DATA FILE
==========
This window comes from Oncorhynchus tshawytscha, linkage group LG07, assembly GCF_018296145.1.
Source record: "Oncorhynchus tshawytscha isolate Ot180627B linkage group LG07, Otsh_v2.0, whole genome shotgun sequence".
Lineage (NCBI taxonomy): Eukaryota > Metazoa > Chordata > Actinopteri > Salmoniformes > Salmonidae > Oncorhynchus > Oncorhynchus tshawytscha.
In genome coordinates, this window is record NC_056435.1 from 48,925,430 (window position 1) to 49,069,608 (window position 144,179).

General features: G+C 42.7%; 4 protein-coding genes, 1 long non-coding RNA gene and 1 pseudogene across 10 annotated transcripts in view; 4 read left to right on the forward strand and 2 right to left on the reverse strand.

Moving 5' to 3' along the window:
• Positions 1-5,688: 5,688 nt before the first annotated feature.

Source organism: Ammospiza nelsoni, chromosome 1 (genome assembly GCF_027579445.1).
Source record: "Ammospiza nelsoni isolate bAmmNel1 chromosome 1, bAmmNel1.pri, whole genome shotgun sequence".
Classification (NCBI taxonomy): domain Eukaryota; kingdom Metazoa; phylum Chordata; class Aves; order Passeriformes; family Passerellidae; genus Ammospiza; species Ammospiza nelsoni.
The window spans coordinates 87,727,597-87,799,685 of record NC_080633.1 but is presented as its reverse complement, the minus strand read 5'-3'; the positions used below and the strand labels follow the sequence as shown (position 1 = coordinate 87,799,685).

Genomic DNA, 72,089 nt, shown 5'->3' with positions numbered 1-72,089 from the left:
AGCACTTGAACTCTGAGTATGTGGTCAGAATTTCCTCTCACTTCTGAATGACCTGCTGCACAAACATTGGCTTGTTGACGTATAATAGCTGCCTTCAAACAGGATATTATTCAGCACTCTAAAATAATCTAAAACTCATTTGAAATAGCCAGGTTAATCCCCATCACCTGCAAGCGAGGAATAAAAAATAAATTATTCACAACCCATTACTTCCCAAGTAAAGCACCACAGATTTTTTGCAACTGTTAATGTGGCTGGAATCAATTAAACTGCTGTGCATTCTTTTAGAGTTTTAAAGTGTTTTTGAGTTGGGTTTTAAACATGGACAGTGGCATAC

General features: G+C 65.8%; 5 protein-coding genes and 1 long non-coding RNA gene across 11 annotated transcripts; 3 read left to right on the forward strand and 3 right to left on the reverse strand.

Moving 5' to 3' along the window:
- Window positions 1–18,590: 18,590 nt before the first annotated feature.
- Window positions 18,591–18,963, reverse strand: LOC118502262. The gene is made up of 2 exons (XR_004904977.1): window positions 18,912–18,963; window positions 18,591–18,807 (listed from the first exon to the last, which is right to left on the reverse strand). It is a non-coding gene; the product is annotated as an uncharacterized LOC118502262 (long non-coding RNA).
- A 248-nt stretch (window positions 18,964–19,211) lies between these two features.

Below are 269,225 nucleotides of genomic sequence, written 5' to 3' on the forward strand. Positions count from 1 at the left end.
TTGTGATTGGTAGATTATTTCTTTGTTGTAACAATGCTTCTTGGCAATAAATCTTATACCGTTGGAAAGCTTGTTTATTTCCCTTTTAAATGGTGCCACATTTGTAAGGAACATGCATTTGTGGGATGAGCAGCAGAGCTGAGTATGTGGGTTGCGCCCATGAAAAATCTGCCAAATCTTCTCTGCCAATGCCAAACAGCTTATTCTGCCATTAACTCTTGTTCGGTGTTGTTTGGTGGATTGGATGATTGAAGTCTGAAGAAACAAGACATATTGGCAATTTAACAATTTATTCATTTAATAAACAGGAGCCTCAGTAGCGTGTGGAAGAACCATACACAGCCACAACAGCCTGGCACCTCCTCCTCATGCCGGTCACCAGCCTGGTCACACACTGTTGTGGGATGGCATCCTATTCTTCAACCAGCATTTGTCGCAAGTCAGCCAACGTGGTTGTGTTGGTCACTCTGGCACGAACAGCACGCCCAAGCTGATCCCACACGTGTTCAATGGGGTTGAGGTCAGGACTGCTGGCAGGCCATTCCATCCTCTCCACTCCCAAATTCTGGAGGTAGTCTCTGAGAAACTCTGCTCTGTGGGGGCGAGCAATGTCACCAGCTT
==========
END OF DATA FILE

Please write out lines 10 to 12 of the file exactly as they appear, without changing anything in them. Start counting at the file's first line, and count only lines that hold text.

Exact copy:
Classification (NCBI taxonomy): domain Eukaryota; kingdom Metazoa; phylum Chordata; class Aves; order Passeriformes; family Passerellidae; genus Ammospiza; species Ammospiza nelsoni.
The window spans coordinates 87,727,597-87,799,685 of record NC_080633.1 but is presented as its reverse complement, the minus strand read 5'-3'; the positions used below and the strand labels follow the sequence as shown (position 1 = coordinate 87,799,685).

Genomic DNA, 72,089 nt, shown 5'->3' with positions numbered 1-72,089 from the left: